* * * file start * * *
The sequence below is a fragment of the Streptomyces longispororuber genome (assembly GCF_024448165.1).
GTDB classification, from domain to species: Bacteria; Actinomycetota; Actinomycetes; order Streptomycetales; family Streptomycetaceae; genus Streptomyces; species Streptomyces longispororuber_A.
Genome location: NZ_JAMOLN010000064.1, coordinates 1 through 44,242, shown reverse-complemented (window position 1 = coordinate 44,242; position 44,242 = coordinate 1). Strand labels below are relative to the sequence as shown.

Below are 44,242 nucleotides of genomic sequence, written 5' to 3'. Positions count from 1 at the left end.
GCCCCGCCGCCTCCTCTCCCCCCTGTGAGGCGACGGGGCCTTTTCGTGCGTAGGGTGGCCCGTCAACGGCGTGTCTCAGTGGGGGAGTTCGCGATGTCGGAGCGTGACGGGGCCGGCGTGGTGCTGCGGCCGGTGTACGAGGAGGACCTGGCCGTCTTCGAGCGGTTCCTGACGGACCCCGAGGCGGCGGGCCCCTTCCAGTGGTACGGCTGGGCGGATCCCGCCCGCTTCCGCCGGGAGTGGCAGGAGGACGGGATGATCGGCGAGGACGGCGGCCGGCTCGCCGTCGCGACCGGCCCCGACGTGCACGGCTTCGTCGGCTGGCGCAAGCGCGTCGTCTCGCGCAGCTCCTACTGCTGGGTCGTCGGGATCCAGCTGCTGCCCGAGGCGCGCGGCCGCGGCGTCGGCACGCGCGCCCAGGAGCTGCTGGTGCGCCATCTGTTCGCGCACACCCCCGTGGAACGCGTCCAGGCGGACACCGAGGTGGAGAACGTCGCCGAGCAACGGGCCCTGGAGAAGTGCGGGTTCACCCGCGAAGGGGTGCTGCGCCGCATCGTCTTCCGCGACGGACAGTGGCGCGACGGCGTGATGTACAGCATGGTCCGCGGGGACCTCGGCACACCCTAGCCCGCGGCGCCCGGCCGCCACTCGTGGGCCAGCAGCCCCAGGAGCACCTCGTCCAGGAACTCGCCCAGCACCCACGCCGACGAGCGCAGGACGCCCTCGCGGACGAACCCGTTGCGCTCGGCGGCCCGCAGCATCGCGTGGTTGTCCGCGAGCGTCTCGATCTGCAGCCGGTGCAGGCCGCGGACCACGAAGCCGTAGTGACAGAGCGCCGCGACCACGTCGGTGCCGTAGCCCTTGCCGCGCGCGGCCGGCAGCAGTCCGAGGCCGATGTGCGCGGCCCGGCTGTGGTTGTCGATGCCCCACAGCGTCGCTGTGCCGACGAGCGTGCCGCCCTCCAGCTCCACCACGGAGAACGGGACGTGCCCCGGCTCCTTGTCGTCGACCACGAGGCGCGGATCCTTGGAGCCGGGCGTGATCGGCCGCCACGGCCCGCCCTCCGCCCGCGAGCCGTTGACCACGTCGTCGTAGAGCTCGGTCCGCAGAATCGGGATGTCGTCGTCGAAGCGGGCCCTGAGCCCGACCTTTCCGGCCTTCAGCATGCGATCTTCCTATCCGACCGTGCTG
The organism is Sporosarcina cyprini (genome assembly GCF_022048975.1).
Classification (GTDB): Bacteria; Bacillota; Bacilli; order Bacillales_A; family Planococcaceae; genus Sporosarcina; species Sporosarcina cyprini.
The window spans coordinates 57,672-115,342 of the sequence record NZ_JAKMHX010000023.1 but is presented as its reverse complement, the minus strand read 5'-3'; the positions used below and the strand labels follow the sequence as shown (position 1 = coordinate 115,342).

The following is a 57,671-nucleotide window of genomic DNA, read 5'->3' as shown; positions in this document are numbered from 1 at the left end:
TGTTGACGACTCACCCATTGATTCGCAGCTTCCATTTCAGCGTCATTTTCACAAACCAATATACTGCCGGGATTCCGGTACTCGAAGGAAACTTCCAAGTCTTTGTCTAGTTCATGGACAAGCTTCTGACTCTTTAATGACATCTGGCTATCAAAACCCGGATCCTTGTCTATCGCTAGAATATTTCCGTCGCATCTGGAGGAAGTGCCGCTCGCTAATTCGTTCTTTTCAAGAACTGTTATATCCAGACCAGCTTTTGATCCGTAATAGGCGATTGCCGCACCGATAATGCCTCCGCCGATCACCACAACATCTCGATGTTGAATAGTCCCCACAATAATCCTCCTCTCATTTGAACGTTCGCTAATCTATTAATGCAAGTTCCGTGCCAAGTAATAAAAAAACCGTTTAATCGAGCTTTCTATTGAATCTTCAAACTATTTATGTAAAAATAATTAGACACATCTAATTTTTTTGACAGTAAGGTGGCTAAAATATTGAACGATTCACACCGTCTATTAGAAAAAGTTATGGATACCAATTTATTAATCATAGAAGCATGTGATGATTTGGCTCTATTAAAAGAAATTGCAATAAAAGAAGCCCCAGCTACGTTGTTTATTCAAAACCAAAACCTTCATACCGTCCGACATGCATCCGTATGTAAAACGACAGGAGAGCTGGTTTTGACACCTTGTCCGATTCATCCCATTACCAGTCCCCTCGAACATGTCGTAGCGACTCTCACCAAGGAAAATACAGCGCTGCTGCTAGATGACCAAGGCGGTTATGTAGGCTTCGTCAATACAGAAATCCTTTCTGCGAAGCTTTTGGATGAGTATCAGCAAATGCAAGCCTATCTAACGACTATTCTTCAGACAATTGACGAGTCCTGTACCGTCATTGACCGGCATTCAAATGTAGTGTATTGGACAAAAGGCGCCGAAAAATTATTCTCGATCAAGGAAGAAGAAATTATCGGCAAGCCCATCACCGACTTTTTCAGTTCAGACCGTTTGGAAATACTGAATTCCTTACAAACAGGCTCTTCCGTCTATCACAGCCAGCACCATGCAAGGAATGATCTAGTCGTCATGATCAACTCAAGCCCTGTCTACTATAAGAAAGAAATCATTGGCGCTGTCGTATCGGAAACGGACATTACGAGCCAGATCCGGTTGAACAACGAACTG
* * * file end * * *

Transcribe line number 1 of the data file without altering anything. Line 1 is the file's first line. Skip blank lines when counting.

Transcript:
The sequence below is a fragment of the Streptomyces longispororuber genome (assembly GCF_024448165.1).